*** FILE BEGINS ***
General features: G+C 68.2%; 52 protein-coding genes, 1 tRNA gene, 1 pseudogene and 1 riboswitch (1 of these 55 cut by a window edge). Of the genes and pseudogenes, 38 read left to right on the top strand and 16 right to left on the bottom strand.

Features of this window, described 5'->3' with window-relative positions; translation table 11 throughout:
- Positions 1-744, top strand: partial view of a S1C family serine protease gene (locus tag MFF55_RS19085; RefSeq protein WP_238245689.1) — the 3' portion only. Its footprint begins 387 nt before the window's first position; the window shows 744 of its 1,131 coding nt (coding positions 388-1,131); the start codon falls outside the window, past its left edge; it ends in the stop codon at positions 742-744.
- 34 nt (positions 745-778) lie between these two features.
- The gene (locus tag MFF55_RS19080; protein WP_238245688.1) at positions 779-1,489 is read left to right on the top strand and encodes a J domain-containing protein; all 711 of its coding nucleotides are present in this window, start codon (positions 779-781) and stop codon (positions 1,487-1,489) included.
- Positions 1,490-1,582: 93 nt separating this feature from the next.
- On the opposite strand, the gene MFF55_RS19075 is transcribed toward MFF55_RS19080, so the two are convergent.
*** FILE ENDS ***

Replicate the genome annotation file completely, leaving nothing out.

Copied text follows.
General features: G+C 68.2%; 52 protein-coding genes, 1 tRNA gene, 1 pseudogene and 1 riboswitch (1 of these 55 cut by a window edge). Of the genes and pseudogenes, 38 read left to right on the top strand and 16 right to left on the bottom strand.

Features of this window, described 5'->3' with window-relative positions; translation table 11 throughout:
- Positions 1-744, top strand: partial view of a S1C family serine protease gene (locus tag MFF55_RS19085; RefSeq protein WP_238245689.1) — the 3' portion only. Its footprint begins 387 nt before the window's first position; the window shows 744 of its 1,131 coding nt (coding positions 388-1,131); the start codon falls outside the window, past its left edge; it ends in the stop codon at positions 742-744.
- 34 nt (positions 745-778) lie between these two features.
- The gene (locus tag MFF55_RS19080; protein WP_238245688.1) at positions 779-1,489 is read left to right on the top strand and encodes a J domain-containing protein; all 711 of its coding nucleotides are present in this window, start codon (positions 779-781) and stop codon (positions 1,487-1,489) included.
- Positions 1,490-1,582: 93 nt separating this feature from the next.
- On the opposite strand, the gene MFF55_RS19075 is transcribed toward MFF55_RS19080, so the two are convergent.